As Bay Area Natives, both Brenton and Felix found themselves drawn to service work in the Tenderloin through two distinctly different paths. Brenton found himself in the Tenderloin through his work on the Legacy Committee at GLIDE, where he along with some of San Francisco’s top young professionals works to facilitate connections between the new generation of San Franciscans and the largest social service provider in San Francisco, GLIDE. Living in Hunters Point, a neighborhood in San Francisco known particularly for gang violence, Felix began serving his community through his church. His work quickly extended beyond Hunters Point where he found himself working in the Tenderloin on behalf of the local community organization City Impact.
For each photographer, working with local nonprofits served as an introduction to the neighborhood, but getting out on the streets consistently with their cameras ultimately led them to cultivating a "home" in the Tenderloin. Each interaction with community members of the TL, have it be positive, confrontational, or rather benign, has facilitated a deeper connection to our collective human suffering and a unique admiration for those who heal their wounds.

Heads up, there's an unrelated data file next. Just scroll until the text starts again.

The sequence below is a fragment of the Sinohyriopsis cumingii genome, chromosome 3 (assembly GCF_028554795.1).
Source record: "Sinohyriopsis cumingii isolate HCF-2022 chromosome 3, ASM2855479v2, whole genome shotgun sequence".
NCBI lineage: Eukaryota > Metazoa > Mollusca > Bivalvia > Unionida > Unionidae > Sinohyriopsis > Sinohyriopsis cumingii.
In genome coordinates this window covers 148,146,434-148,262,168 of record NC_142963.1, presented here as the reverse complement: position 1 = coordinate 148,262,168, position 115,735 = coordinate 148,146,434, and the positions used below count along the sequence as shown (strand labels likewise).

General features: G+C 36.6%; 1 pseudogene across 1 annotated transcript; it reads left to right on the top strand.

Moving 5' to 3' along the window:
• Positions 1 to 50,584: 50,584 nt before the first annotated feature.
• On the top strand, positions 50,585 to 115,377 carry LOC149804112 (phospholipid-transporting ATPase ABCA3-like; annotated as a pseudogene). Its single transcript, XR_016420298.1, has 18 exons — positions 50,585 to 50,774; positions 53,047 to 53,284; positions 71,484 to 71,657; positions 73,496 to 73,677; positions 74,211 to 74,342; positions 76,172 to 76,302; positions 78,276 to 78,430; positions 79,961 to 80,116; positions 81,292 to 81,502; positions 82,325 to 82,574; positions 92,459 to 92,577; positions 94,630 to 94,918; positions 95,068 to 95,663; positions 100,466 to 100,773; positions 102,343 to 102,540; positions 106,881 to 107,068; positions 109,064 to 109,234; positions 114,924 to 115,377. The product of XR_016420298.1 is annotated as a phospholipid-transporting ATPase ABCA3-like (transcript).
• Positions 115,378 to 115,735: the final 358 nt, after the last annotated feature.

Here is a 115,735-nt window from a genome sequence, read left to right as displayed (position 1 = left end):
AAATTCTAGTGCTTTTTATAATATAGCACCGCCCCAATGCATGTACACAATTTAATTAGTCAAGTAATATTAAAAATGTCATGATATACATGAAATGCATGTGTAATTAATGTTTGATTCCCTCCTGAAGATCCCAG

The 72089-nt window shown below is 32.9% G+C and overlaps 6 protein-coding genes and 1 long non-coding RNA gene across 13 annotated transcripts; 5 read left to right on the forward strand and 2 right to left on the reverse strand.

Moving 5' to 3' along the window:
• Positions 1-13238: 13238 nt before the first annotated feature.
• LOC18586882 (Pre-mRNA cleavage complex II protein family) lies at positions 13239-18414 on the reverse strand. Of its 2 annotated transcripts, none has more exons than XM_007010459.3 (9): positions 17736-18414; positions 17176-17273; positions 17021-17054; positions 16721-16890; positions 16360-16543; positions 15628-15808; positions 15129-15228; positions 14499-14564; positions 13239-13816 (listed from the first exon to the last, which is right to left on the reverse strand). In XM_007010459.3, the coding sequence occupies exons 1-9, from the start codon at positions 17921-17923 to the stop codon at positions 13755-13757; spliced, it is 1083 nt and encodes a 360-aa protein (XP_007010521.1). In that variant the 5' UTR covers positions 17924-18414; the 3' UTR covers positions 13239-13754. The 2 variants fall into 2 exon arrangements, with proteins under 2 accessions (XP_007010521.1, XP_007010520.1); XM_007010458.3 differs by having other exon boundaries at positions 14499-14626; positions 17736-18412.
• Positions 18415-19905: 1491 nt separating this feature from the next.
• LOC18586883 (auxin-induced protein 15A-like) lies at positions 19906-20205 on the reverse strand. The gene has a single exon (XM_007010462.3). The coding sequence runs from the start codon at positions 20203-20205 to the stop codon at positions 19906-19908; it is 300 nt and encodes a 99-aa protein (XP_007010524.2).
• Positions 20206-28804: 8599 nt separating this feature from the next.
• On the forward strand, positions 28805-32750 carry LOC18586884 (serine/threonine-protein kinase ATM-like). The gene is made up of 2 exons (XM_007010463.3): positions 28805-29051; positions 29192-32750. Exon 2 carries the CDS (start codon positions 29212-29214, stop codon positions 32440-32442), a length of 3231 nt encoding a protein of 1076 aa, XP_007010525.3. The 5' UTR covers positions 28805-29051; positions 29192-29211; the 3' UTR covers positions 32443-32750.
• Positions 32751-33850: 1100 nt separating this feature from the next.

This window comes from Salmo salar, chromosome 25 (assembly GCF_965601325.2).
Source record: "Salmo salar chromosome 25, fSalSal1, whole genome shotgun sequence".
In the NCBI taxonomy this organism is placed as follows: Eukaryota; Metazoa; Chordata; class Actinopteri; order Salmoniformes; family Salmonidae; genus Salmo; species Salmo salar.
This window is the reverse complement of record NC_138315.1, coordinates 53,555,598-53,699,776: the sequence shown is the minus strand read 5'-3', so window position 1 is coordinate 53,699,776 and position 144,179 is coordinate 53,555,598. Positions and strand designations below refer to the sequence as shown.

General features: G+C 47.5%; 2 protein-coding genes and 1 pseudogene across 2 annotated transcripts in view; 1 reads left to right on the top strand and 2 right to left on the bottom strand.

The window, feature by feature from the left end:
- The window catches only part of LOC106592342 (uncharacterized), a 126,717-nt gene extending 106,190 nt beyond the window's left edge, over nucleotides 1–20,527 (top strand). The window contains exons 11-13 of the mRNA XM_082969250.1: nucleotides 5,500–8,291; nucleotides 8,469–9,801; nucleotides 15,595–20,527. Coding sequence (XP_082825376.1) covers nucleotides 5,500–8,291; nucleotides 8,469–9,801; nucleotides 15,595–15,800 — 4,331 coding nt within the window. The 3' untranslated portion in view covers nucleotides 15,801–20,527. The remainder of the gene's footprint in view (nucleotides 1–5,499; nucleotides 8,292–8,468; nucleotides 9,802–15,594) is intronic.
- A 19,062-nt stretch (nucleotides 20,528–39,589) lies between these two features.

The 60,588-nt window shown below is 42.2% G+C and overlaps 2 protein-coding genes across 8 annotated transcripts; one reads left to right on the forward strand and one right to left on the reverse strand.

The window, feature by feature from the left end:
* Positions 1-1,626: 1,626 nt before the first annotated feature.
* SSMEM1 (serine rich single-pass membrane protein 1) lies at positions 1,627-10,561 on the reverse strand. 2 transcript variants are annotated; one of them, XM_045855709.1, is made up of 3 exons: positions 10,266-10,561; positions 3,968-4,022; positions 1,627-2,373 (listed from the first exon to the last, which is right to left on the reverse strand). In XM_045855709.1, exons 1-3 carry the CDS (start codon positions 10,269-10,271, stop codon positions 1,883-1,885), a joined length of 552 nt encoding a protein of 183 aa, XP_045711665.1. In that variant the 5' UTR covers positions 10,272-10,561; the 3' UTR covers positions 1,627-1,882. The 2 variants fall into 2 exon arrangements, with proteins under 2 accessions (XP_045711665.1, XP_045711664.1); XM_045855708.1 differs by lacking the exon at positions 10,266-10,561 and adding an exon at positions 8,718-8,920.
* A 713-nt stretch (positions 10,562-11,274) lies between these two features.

Brenton is a photographer and filmmaker currently based in San Francisco. With a professional background in social justice and technology and personal experiences with deep human suffering, he approaches his photography with a unique relationship with the human condition. Equipped with that sensitivity, he is on a mission to unearth the underlying essence of our human experience using photography as the primary medium. Each image and photographic project is crafted in the spirit of celebrating our collective strength and undeniable fragility.
As a Bay Area native, Felix Uribe has been documenting life on the streets in San Francisco for the past 10 years. Passionate about life’s “in between moments”, Felix’s work displays a sensitivity for true human authenticity and uniquely beautiful aesthetics. With his one of a kind street portraiture, Felix portrays people as they are while simultaneously pulling back the layers often revealing more about the subject than text or video would be capable of sharing.